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Worker honeybees have eight wax-producing glands on the underside of their abdomen, and it is the job of the younger worker bees in the hive to make the wax. The younger worker bees, those between 12 and 20 days old, are the most efficient at producing wax and this will be their primary job while the older workers are out foraging, and the very young workers are nursing the brood.
In order for these young workers to produce beeswax they need to ingest honey. The older foragers bring nectar back to the colony where it is converted into honey and stored. The younger bees gorge on this honey and the sugar from the honey is converted by the wax gland into tiny flakes or scales which are secreted through tiny pores. When exposed to the air, these tiny flakes harden into wax.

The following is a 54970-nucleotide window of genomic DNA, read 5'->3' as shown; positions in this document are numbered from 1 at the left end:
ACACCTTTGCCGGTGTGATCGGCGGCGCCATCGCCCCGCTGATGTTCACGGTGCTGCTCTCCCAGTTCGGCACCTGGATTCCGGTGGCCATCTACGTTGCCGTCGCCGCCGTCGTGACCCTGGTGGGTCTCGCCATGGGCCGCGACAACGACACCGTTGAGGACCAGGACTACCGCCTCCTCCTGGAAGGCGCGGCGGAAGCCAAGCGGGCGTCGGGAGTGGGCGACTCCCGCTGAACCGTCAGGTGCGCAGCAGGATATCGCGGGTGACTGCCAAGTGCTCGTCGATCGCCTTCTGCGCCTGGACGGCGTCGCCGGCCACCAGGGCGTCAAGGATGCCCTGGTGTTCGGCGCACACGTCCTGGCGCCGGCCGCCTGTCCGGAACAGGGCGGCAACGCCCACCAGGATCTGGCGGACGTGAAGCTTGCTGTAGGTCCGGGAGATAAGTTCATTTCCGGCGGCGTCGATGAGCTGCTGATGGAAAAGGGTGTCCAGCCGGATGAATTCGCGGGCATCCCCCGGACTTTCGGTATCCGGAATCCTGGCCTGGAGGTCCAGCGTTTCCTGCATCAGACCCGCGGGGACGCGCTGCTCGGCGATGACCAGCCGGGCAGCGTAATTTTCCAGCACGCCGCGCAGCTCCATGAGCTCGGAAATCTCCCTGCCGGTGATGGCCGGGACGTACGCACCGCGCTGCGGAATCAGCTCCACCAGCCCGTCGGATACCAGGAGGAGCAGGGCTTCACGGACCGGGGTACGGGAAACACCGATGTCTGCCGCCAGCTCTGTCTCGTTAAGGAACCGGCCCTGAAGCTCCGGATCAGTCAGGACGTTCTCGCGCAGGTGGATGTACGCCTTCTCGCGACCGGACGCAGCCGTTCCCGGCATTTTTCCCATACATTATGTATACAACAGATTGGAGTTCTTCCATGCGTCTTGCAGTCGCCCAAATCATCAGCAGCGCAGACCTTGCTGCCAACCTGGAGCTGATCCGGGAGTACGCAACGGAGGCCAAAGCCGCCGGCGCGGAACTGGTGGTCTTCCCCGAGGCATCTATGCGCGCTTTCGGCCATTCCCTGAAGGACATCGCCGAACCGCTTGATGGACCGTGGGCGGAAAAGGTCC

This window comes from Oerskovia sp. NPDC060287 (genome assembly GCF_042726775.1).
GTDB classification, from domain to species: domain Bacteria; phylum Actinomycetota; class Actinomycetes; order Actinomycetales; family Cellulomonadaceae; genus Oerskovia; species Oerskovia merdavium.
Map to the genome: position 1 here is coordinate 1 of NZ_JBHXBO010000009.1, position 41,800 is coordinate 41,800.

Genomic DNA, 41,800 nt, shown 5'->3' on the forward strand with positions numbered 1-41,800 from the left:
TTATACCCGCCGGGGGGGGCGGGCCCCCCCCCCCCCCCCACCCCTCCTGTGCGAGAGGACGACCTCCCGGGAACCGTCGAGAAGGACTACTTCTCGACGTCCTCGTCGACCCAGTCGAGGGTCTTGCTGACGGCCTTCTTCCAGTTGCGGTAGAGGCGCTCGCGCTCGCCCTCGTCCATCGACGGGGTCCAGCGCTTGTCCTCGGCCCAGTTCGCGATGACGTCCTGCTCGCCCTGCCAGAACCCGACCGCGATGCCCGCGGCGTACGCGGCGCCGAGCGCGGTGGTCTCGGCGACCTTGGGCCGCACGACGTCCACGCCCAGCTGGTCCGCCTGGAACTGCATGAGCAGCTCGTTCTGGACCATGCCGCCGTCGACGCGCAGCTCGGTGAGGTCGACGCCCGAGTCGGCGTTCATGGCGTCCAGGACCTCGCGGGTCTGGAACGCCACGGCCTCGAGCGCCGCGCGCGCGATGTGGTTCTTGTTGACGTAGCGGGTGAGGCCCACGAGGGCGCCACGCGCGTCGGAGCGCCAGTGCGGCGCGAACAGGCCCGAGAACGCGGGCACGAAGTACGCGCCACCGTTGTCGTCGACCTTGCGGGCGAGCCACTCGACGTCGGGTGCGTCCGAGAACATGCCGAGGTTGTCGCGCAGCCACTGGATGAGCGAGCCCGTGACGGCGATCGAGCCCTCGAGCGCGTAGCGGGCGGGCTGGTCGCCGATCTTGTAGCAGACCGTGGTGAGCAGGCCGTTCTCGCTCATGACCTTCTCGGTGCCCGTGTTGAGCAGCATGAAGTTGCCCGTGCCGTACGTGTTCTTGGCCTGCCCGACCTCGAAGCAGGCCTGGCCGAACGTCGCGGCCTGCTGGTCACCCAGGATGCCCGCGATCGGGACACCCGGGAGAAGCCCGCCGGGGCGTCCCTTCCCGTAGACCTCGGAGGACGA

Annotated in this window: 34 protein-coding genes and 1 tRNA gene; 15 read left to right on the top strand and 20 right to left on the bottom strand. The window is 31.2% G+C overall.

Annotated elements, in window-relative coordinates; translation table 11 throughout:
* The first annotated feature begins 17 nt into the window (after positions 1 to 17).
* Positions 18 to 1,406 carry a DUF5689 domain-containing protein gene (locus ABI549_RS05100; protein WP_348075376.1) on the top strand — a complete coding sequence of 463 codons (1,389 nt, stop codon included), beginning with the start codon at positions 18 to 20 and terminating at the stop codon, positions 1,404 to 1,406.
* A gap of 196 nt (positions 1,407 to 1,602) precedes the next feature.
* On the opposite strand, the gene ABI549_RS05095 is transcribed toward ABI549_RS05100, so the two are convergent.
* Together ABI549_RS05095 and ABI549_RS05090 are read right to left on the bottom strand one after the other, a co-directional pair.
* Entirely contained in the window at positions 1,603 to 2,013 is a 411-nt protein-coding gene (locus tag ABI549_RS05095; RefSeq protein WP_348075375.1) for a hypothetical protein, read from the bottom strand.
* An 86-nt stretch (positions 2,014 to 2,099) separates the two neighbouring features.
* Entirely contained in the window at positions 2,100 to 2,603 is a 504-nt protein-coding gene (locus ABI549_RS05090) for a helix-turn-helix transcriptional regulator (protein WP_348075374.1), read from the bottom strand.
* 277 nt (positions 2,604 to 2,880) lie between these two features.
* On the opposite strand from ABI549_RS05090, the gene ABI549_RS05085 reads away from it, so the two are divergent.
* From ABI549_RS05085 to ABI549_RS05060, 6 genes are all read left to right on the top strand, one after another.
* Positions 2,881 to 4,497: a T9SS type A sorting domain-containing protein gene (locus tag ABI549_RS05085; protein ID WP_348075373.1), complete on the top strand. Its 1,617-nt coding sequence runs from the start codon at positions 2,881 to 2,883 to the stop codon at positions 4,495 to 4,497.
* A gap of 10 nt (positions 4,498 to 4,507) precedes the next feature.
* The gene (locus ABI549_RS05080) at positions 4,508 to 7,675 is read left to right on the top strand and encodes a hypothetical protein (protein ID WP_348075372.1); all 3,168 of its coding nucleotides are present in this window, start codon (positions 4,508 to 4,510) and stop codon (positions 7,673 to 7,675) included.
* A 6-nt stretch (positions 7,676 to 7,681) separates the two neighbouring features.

The secreted wax scales are collected by worker bees and chewed until the wax becomes malleable. The temperature of the hive is really important here as the wax needs to be manipulated easily in order for it to be used as a building material. Too high a temperature and the beeswax becomes too soft, too low a temperature and it becomes brittle and hard. Once again it is down to the bees to sort this out. They have to regulate the temperature of the hive using their body heat. The ideal temperature is around 35 degrees.
As long as this ambient temperature is maintained and there is plenty of honey coming into the hive, the young worker bees can be busily constructing new comb, repairing old comb and capping storage cells.
And that’s how beeswax is made! Pretty amazing stuff.